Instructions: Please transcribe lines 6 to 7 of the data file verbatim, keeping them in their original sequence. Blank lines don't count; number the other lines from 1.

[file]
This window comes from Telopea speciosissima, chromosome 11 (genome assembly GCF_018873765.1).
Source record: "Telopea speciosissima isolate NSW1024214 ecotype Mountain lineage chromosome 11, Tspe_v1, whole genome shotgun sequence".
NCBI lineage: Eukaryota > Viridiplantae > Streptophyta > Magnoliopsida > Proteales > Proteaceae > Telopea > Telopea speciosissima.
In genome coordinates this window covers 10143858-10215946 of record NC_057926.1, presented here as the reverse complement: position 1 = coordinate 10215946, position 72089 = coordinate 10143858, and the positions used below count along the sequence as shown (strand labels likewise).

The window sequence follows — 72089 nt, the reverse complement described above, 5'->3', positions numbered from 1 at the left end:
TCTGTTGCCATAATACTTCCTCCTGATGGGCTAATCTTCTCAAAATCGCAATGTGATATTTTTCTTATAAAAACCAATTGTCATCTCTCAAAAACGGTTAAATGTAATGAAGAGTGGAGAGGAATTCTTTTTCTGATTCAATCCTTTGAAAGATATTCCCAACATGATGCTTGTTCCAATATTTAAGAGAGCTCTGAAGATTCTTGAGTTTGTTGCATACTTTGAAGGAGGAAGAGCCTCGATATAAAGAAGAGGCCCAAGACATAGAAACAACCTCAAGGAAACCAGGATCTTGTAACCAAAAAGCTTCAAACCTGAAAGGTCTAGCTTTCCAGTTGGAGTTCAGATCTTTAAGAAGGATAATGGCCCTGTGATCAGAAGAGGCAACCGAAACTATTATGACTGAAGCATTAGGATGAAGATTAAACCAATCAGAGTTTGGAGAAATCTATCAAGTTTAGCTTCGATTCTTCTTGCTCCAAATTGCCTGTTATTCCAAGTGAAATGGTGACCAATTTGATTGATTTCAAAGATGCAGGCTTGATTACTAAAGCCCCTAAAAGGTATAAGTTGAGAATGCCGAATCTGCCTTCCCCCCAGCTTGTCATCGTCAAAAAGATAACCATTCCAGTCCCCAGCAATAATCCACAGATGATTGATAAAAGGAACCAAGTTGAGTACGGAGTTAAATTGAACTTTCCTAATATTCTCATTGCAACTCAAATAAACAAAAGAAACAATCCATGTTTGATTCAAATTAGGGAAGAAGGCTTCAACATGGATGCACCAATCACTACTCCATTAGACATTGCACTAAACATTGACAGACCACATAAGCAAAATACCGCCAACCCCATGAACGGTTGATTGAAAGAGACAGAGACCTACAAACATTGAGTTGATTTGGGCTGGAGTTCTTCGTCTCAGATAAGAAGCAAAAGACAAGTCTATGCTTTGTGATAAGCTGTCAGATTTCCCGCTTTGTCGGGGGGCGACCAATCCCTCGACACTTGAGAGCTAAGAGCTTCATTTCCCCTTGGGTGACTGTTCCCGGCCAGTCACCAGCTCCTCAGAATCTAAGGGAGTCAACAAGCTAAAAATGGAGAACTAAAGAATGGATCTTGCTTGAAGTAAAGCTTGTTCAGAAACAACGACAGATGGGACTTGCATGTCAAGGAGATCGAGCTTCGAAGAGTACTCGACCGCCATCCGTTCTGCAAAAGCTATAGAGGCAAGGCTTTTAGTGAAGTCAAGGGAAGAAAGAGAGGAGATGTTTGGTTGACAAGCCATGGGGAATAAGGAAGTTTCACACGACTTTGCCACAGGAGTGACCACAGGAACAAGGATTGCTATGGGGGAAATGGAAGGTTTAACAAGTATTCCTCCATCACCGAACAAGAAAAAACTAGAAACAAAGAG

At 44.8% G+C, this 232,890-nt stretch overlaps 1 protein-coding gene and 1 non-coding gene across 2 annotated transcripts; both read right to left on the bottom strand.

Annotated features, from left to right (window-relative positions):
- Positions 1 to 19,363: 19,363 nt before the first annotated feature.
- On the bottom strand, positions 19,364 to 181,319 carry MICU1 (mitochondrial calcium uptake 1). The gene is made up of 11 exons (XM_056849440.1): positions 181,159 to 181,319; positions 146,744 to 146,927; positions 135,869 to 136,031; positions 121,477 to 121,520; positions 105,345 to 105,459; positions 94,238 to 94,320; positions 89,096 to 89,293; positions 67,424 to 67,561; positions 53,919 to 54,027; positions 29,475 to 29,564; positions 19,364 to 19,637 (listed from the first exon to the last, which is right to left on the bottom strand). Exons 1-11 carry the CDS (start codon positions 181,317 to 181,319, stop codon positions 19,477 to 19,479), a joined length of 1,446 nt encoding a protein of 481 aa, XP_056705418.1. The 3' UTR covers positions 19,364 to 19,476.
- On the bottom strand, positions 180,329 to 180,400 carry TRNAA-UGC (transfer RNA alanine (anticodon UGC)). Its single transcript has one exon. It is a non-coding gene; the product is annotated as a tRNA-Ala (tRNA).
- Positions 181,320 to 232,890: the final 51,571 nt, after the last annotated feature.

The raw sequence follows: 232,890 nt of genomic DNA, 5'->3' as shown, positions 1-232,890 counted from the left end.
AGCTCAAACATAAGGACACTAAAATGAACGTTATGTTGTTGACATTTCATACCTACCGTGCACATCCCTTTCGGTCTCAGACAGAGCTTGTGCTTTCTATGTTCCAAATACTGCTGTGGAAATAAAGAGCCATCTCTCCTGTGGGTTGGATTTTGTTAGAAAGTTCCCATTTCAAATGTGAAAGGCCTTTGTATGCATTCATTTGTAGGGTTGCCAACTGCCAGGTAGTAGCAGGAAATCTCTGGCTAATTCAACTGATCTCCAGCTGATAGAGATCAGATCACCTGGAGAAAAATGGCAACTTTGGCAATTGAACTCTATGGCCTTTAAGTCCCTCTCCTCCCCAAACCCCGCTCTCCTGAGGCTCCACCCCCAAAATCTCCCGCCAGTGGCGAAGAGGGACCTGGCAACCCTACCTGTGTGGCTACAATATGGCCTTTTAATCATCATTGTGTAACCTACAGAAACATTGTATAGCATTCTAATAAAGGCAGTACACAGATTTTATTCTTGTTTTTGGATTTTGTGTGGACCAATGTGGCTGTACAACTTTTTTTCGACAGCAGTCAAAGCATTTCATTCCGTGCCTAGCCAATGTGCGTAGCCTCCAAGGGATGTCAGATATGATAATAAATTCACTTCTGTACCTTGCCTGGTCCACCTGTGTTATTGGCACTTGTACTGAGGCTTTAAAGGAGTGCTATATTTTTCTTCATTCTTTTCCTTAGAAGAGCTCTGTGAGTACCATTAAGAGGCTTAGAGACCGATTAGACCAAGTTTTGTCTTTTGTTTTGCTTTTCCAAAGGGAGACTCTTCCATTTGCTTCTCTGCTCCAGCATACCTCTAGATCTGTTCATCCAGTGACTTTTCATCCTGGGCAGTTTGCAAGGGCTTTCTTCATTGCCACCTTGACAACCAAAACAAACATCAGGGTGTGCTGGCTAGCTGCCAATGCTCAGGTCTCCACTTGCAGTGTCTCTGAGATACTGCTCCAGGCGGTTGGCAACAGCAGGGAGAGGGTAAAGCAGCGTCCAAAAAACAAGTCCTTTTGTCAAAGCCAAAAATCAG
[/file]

TCTGTTGCCATAATACTTCCTCCTGATGGGCTAATCTTCTCAAAATCGCAATGTGATATTTTTCTTATAAAAACCAATTGTCATCTCTCAAAAACGGTTAAATGTAATGAAGAGTGGAGAGGAATTCTTTTTCTGATTCAATCCTTTGAAAGATATTCCCAACATGATGCTTGTTCCAATATTTAAGAGAGCTCTGAAGATTCTTGAGTTTGTTGCATACTTTGAAGGAGGAAGAGCCTCGATATAAAGAAGAGGCCCAAGACATAGAAACAACCTCAAGGAAACCAGGATCTTGTAACCAAAAAGCTTCAAACCTGAAAGGTCTAGCTTTCCAGTTGGAGTTCAGATCTTTAAGAAGGATAATGGCCCTGTGATCAGAAGAGGCAACCGAAACTATTATGACTGAAGCATTAGGATGAAGATTAAACCAATCAGAGTTTGGAGAAATCTATCAAGTTTAGCTTCGATTCTTCTTGCTCCAAATTGCCTGTTATTCCAAGTGAAATGGTGACCAATTTGATTGATTTCAAAGATGCAGGCTTGATTACTAAAGCCCCTAAAAGGTATAAGTTGAGAATGCCGAATCTGCCTTCCCCCCAGCTTGTCATCGTCAAAAAGATAACCATTCCAGTCCCCAGCAATAATCCACAGATGATTGATAAAAGGAACCAAGTTGAGTACGGAGTTAAATTGAACTTTCCTAATATTCTCATTGCAACTCAAATAAACAAAAGAAACAATCCATGTTTGATTCAAATTAGGGAAGAAGGCTTCAACATGGATGCACCAATCACTACTCCATTAGACATTGCACTAAACATTGACAGACCACATAAGCAAAATACCGCCAACCCCATGAACGGTTGATTGAAAGAGACAGAGACCTACAAACATTGAGTTGATTTGGGCTGGAGTTCTTCGTCTCAGATAAGAAGCAAAAGACAAGTCTATGCTTTGTGATAAGCTGTCAGATTTCCCGCTTTGTCGGGGGGCGACCAATCCCTCGACACTTGAGAGCTAAGAGCTTCATTTCCCCTTGGGTGACTGTTCCCGGCCAGTCACCAGCTCCTCAGAATCTAAGGGAGTCAACAAGCTAAAAATGGAGAACTAAAGAATGGATCTTGCTTGAAGTAAAGCTTGTTCAGAAACAACGACAGATGGGACTTGCATGTCAAGGAGATCGAGCTTCGAAGAGTACTCGACCGCCATCCGTTCTGCAAAAGCTATAGAGGCAAGGCTTTTAGTGAAGTCAAGGGAAGAAAGAGAGGAGATGTTTGGTTGACAAGCCATGGGGAATAAGGAAGTTTCACACGACTTTGCCACAGGAGTGACCACAGGAACAAGGATTGCTATGGGGGAAATGGAAGGTTTAACAAGTATTCCTCCATCACCGAACAAGAAAAAACTAGAAACAAAGAG

At 44.8% G+C, this 232,890-nt stretch overlaps 1 protein-coding gene and 1 non-coding gene across 2 annotated transcripts; both read right to left on the bottom strand.